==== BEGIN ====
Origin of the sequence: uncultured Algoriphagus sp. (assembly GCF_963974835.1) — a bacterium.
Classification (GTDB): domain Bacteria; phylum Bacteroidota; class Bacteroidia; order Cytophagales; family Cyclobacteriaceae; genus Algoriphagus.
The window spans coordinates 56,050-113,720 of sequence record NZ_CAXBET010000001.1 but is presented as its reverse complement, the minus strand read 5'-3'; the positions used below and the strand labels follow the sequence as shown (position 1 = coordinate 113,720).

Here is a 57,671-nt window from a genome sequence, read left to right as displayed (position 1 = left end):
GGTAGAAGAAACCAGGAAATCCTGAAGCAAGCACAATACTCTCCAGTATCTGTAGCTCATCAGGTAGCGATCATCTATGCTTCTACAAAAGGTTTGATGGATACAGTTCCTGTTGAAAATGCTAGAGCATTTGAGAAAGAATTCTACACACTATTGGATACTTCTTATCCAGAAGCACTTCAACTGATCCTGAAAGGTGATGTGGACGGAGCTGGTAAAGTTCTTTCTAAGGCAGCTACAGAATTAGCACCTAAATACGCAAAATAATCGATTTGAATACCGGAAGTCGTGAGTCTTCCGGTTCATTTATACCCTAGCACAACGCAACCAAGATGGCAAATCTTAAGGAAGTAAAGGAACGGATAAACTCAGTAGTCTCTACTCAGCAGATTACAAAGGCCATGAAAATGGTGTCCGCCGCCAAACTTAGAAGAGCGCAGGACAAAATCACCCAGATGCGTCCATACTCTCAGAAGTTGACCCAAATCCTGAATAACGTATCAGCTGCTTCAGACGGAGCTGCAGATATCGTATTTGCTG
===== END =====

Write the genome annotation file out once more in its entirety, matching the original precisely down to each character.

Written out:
Origin of the sequence: uncultured Algoriphagus sp. (assembly GCF_963974835.1) — a bacterium.
Classification (GTDB): domain Bacteria; phylum Bacteroidota; class Bacteroidia; order Cytophagales; family Cyclobacteriaceae; genus Algoriphagus.
The window spans coordinates 56,050-113,720 of sequence record NZ_CAXBET010000001.1 but is presented as its reverse complement, the minus strand read 5'-3'; the positions used below and the strand labels follow the sequence as shown (position 1 = coordinate 113,720).

Here is a 57,671-nt window from a genome sequence, read left to right as displayed (position 1 = left end):
GGTAGAAGAAACCAGGAAATCCTGAAGCAAGCACAATACTCTCCAGTATCTGTAGCTCATCAGGTAGCGATCATCTATGCTTCTACAAAAGGTTTGATGGATACAGTTCCTGTTGAAAATGCTAGAGCATTTGAGAAAGAATTCTACACACTATTGGATACTTCTTATCCAGAAGCACTTCAACTGATCCTGAAAGGTGATGTGGACGGAGCTGGTAAAGTTCTTTCTAAGGCAGCTACAGAATTAGCACCTAAATACGCAAAATAATCGATTTGAATACCGGAAGTCGTGAGTCTTCCGGTTCATTTATACCCTAGCACAACGCAACCAAGATGGCAAATCTTAAGGAAGTAAAGGAACGGATAAACTCAGTAGTCTCTACTCAGCAGATTACAAAGGCCATGAAAATGGTGTCCGCCGCCAAACTTAGAAGAGCGCAGGACAAAATCACCCAGATGCGTCCATACTCTCAGAAGTTGACCCAAATCCTGAATAACGTATCAGCTGCTTCAGACGGAGCTGCAGATATCGTATTTGCTG